When I heard Fight the Power, that was just a dope beat, a dope song. And when I heard Fuck The Police, I was like yo, that shit is raw. And I went into it naïve, but after hearing it, it made me want to empower myself and ask more questions, like why are there liquor stores and gun stores in the ghetto everywhere? It just made me open up, and that’s exactly what’s so beautiful about music. That’s what I want to do, to open that conversation up for someone who maybe doesn’t consider themselves any kind of revolutionary.
Antiquiet: Right, the lyrics can create a productive dialogue rather than cultivating the greed-based mentality and trendy, competitive materialism that’s been the mainstream moneymaker in hip-hop for what feels like forever now.
Raashan Ahmad: It’s sad that there can be such an element of positivity and uplifting activism that’s so ignored by the mainstream. Especially at this particular point in time, where people should be having intelligent conversations about issues that affect each and every one of us, like the real stakes and identities in the upcoming election. Instead, we reduce something like the Democratic race to a symbolic tug of war between misogyny and racism. It may as well be a pay-per-view cage match.
It’s one of those things, man, where I have this inner fight. I’m telling myself, just go ahead and believe, just believe it, it’s all gonna be good. But it can’t be good, because the politicians, the entire system is corrupt. Trying not to just be overwhelmed by it all I think is a struggle we all face. When I look at the Democratic race at face value, it’s inspiring that people are actually voting for this dude. It’s inspiring, his message is inspiring. It’s funny though, there are so many different cats into the election this time around. I was talking to Pep Love [from Heiroglyphics] the other day, me and him were just going at it, ranting about superdelegates and shit. It’s so great man, because these conversations, these dialogues that are taking place among cats that normally would say nah, I don’t fuck with politics. People looking up, looking around and if nothing else, understanding the basic elements of how government or even the electoral process works. This election is opening up dialogue, and it’s exciting for that reason.
Antiquiet: Right. When you’ve got an interesting, inspiring set of choices, you don’t need multimillion dollar Rock The Vote and Vote Or Die campaigns.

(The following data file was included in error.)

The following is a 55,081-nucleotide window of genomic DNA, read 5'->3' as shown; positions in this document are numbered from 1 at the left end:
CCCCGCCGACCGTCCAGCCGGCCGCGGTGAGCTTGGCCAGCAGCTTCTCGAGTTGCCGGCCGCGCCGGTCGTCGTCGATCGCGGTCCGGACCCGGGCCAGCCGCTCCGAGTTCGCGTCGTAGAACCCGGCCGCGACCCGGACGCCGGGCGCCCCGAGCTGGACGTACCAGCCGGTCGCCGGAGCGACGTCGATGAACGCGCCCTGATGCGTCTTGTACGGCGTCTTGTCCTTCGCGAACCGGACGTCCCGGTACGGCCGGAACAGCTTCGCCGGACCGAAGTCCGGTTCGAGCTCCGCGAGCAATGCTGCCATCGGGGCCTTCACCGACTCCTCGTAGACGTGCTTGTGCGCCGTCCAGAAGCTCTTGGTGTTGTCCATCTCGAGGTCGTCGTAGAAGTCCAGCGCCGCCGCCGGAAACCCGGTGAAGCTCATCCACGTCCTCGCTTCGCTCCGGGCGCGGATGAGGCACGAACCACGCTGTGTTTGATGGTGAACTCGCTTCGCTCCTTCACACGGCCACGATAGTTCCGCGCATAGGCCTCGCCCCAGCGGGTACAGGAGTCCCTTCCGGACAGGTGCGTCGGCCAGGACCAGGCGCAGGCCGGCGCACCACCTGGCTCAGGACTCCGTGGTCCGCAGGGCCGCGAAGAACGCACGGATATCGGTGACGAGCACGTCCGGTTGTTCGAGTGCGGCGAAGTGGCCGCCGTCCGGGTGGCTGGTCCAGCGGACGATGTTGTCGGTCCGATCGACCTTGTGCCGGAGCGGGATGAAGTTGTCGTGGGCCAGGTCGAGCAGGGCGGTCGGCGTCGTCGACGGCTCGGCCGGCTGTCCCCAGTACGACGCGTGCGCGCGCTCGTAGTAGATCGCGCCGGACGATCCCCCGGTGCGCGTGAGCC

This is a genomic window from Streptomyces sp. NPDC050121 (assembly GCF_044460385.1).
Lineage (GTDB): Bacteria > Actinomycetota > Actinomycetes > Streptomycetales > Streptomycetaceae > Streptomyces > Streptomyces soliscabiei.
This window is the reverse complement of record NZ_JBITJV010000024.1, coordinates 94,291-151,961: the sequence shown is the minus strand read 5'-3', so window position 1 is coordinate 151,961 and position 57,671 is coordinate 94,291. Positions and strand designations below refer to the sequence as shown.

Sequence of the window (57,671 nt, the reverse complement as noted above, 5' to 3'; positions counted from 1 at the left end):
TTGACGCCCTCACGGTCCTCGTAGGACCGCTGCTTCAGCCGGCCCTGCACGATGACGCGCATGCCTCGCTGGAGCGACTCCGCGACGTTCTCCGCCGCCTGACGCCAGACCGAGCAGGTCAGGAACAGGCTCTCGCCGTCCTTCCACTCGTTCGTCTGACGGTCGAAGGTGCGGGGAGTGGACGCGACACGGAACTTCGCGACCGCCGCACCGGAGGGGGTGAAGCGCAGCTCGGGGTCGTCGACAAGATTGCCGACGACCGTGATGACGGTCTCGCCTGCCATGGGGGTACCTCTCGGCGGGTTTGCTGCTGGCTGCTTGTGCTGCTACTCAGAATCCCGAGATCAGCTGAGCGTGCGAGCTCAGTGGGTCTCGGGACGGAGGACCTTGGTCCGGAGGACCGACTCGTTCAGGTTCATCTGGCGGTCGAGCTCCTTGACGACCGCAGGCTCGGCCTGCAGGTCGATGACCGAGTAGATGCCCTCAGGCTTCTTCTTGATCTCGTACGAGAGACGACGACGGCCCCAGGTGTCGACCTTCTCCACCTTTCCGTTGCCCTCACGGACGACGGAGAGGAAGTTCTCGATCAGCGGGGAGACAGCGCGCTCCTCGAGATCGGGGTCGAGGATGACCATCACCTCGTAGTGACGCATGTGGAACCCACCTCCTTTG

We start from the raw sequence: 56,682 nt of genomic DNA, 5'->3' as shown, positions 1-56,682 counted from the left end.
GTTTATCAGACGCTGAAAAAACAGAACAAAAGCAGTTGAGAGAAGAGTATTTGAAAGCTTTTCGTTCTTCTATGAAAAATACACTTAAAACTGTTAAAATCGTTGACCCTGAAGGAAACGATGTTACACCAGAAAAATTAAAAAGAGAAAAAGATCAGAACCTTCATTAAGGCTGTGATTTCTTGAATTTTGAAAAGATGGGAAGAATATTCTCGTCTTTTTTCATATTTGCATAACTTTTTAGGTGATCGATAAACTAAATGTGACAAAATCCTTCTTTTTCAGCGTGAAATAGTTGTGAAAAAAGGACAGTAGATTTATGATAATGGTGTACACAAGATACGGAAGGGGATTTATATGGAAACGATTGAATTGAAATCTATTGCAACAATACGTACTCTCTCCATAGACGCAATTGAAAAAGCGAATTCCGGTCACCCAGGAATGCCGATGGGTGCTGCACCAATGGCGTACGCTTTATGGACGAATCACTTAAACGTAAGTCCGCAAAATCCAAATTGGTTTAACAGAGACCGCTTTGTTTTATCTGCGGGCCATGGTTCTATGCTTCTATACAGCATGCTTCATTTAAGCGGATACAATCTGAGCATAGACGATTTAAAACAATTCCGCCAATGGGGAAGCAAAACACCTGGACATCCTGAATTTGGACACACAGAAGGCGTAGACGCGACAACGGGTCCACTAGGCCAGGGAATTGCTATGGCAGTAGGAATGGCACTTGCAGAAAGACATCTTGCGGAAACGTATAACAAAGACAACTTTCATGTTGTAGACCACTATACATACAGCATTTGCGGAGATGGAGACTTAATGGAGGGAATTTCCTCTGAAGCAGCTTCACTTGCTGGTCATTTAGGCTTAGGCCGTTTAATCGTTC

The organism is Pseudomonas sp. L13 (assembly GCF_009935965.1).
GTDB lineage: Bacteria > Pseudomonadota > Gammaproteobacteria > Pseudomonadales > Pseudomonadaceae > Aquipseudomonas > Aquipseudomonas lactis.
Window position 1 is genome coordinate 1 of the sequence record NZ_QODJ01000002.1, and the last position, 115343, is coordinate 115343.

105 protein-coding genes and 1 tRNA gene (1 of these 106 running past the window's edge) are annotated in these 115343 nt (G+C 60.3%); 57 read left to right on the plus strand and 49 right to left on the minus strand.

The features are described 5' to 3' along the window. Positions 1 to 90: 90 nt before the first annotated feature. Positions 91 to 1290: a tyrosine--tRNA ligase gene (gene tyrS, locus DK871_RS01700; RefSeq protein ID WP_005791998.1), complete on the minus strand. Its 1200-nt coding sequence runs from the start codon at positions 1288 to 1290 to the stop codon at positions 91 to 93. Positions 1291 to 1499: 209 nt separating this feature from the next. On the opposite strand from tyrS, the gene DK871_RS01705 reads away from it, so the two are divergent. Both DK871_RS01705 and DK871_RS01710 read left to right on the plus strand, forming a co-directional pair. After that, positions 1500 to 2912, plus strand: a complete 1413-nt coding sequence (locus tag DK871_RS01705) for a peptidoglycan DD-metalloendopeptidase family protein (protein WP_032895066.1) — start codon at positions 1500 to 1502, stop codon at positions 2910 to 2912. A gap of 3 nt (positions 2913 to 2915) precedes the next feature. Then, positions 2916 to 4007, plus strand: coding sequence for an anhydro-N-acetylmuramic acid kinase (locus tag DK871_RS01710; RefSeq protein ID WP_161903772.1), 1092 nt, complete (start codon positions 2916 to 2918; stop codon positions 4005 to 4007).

Raashan Ahmad: Yeah, exactly. Think of how many people know what delegates and caucuses are who didn’t understand it at all last year. When people look up from the ground and look around, that’s always a good thing. With the issue of race and gender and old school versus new school, you don’t have to sell that. People will react.
Antiquiet: History’s definitely being made.
Raashan Ahmad: Yeah it is. I’m on CNN all the time, I’m hooked.
Antiquiet: Do you and Pep Love have any history?
Raashan Ahmad: I’ve known Pep for a minute, and every once in a while he’ll call me up like, “Yo, you wanna come DJ for a minute?” We’ve done a bunch of shows where I’d DJ for him and be his hype man, just on some fun shit, you know? I’m actually doing a mixtape right now with a gang of cats like Gift Of Gab and Zion to cats you probably never heard of like Native Guns, and Pep’s gonna be on there too. We’ve both been on like Zion I mixtapes and all that, so yeah. But Pep’s a spitter, man. He’s one of those cats that really inspired me. I hear him rap and I’m just like “Ohhh damn!” clutching my chest and shit. As an MC, man, he does it for me. He’s such a spitter.
WATCH THE VIDEO FOR B-BOY:
After the interview I sent Raashan a tie-up message, asking what music he was into right now. Moments later, this hit my inbox:
Wow what a question…
Blu And Exile!!!
Teedra Moses (dope R&B)
Kat Ouano (Natural Phenomenon is dope!!!!)
J Dilla (Donuts… still on rotation)
it seriously could go on a long time… :)
Random songs from lots of people… I have lots of mixes of stuff I dig also…
Thanks again bro!
So far I’ve checked out Blue And Exile and Alice Smith, and trust me, they’re worth a listen. Kat Ouano rocks the keys with Crown City, and her solo record is beautiful. Give these names a chance after you check out Crown City Rockers.